Byline: VIRGINIA IRONSIDE
ABOUT time too. That's what I felt when I heard that Terri Schiavo had finally died, released from years of living in a terrible half-world neither truly alive nor dead. I know it sounds callous, but it makes me furious when I hear the "keep them alive at all costs" brigade claiming the moral high ground.
"Who are we to play God?" they say. And yet they play God by interfering with a natural lifecycle and keeping some poor creature alive, with no hope of any life in the future, covered with tubes and drains, for year after painful year.
My own view is that it is morally reprehensible to keep alive someone who cannot see, move, speak or hear. The last time I was faced with a friend whose every organ was failing fast and who had no hope of living at all, it took moral courage to say to her husband that I thought it would be best if she were, as they say in the intensive-care units, "turned off ".
Interestingly, he was grateful for my intervention, longing for someone to say what he knew was right, but what he had dared not articulate for fear of being thought beastly.
Terri was not on a lifesupport-system. But she was being given food and water whether she liked it or not, force-fed, not in order that she might lead a happy and fulfilled life but, rather, to draw out a state of non-being, what most of us would regard as a living hell.
I do know something about this, because my poor old mum, a woman who had tried to kill herself twice in her life, and who longed to die, found herself, at the end of her life, surrounded by doctors endlessly wanting to see if she might be suitable for bone marrow transplants, or to give her yet another blood transfusion to keep her going for another few days.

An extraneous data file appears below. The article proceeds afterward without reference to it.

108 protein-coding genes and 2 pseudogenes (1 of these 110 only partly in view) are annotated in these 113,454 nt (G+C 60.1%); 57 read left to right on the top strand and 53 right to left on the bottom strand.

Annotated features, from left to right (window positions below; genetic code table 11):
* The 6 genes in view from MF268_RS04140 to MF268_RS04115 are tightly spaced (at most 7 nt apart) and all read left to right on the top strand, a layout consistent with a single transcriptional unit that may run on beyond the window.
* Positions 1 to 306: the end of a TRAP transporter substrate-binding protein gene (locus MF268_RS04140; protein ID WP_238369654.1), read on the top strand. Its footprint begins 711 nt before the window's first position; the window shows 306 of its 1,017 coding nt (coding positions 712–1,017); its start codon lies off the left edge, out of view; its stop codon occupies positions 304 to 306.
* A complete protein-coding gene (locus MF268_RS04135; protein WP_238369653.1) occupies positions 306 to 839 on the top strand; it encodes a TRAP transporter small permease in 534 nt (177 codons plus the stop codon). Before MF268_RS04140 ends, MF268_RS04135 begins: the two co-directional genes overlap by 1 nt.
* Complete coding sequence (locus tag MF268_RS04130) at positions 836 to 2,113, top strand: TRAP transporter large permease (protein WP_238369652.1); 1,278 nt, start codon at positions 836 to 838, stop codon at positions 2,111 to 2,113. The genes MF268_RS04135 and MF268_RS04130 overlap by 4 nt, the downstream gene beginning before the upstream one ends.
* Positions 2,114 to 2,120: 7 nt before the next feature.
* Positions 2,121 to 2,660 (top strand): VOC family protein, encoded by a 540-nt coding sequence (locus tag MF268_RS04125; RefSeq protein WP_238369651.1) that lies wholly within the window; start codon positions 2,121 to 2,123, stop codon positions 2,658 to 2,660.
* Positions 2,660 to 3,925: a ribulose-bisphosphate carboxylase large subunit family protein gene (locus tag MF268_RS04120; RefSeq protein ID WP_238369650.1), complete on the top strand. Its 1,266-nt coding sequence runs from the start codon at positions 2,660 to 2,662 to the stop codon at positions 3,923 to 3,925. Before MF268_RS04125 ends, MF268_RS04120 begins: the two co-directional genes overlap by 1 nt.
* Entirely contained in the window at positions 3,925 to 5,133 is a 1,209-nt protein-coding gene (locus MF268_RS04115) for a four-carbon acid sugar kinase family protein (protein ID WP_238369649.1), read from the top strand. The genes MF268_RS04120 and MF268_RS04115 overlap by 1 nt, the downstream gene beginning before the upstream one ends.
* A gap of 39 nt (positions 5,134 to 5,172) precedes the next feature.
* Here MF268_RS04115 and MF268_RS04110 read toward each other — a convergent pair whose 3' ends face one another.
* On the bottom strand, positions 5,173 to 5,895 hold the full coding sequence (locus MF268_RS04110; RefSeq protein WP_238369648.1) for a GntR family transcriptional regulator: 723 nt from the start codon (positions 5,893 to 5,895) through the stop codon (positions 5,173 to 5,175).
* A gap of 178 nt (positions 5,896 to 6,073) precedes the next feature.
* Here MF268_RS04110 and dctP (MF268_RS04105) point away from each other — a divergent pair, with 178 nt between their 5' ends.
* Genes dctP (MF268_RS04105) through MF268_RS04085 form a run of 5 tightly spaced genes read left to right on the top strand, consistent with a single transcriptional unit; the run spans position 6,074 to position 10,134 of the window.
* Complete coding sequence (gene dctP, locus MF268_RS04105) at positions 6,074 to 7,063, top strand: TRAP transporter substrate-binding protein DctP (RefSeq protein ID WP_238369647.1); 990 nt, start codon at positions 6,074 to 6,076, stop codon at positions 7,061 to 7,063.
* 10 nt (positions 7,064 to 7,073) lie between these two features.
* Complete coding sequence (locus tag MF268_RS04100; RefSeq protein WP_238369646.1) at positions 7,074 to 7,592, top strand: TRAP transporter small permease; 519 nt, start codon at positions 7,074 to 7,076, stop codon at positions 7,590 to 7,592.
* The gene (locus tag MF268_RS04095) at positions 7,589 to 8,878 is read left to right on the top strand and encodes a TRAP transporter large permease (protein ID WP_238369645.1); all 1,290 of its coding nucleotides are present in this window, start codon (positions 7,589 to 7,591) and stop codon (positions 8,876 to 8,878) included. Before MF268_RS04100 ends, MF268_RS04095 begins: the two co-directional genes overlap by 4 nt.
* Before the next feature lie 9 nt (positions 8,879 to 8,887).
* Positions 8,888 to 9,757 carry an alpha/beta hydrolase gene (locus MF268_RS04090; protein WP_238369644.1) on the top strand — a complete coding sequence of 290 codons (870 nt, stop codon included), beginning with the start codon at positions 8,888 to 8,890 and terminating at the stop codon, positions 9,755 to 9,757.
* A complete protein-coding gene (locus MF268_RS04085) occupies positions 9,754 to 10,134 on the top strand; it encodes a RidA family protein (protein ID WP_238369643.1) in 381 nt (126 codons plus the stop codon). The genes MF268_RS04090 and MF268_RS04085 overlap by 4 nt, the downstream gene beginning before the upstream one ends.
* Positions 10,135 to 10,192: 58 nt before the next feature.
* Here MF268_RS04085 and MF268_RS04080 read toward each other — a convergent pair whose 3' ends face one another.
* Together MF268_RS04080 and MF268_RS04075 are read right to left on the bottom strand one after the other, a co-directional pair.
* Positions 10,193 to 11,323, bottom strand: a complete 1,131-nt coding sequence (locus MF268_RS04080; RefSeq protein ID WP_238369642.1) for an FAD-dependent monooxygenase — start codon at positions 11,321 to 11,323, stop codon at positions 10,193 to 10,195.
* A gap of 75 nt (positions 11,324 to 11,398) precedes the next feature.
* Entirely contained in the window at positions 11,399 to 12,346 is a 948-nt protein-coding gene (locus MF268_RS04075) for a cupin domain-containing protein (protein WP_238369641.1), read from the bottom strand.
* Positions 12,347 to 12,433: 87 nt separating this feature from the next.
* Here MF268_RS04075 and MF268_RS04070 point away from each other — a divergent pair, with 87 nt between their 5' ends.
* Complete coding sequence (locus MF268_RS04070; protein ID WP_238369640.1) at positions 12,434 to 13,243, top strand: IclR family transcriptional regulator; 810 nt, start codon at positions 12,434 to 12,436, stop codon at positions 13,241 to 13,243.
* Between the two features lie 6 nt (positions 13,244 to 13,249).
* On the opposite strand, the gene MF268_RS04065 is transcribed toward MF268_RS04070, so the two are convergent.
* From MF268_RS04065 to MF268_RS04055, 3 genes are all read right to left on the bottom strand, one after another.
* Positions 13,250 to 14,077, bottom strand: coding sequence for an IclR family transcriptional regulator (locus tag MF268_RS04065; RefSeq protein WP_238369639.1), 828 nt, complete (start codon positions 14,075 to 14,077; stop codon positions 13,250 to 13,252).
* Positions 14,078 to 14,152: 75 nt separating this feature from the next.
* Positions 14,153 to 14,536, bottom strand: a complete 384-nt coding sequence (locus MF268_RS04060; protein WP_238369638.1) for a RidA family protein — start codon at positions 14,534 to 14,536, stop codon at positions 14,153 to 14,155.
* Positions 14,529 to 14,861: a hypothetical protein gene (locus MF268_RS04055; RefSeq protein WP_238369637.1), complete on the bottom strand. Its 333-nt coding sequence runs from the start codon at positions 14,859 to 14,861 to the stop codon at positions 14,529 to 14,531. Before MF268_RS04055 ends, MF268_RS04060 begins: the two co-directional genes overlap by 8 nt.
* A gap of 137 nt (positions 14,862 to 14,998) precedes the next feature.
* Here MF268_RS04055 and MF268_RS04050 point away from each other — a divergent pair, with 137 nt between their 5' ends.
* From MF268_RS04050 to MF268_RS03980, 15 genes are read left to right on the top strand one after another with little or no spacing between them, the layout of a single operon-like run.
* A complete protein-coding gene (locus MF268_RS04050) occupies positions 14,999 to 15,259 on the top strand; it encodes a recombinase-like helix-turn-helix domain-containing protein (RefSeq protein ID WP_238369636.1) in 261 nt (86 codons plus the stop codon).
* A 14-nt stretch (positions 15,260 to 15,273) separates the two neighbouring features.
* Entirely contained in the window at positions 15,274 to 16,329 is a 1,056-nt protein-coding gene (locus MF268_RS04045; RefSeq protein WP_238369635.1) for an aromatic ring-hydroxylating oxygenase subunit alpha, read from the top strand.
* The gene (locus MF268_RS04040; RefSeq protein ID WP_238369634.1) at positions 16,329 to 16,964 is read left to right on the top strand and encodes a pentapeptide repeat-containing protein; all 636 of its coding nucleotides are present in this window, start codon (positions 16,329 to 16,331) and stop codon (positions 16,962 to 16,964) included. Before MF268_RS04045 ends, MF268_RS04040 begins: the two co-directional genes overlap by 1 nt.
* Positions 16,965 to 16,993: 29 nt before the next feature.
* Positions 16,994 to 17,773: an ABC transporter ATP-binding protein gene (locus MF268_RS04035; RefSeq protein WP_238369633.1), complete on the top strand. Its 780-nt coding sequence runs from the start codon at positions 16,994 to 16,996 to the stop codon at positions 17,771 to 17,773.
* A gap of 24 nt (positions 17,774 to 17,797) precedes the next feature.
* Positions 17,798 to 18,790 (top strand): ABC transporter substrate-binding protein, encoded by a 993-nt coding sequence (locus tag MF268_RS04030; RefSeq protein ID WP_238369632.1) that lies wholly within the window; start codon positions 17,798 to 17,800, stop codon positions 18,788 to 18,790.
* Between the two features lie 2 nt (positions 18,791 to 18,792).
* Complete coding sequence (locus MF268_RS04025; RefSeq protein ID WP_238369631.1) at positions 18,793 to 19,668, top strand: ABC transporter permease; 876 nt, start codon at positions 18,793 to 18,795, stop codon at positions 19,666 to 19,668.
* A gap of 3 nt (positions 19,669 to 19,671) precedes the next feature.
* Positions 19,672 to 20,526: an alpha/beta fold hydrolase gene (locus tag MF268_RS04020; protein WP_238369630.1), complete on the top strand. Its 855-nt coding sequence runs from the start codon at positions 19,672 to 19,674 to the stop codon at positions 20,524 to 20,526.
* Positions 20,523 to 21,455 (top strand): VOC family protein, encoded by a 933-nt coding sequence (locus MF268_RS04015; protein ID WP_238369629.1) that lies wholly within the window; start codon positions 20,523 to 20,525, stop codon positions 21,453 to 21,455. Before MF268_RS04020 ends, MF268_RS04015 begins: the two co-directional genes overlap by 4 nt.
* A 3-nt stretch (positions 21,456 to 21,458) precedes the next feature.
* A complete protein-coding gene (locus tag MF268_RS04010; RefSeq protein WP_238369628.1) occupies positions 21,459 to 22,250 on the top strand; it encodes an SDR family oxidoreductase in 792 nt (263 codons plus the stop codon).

She had said to me, several times (as Terri had apparently said to her husband, in her own words) that she would hate to "gutter like a candle" at the end of her life. "You will promise me you'll see to it that that won't happen?" she had asked, pitifully. I had promised.
But, of course, it wasn't so easy. When I first told the doctor that she wouldn't want to live in the state she was in, he gave a cheery laugh. "Oh, she may have some months yet!" he joshed, making orders for yet another transfusion. Doctors have to relieve suffering, as Terri Schiavo's did by giving her morphine until very near to her death. But what good does it do in such a miserable life?
Finally, a nurse came up to me one day and, with tears in her eyes, begged me to ask the doctors to do something. "I know how your mother is suffering," she said. " These doctors, they have ways (oh, I shouldn't say this, as I'm Catholic, but I beg you)." "I've already asked them!" I said. "I can't ask again. They'd think I wanted to murder her!"
But I went once again to the doctor, and this time I burst into tears and simply begged them to take some action. No one said anything, but the doctor stopped writing out the instructions he was about to give and instead pulled a prescription pad towards him. "This will help ease her pain," he said. And then he put out his hand to me. "Goodbye," he said.
When I returned to the room where my mother lay gasping, I held her hand as they gave her the injection. "Don't worry, mummy," I said. "I've organised it all. …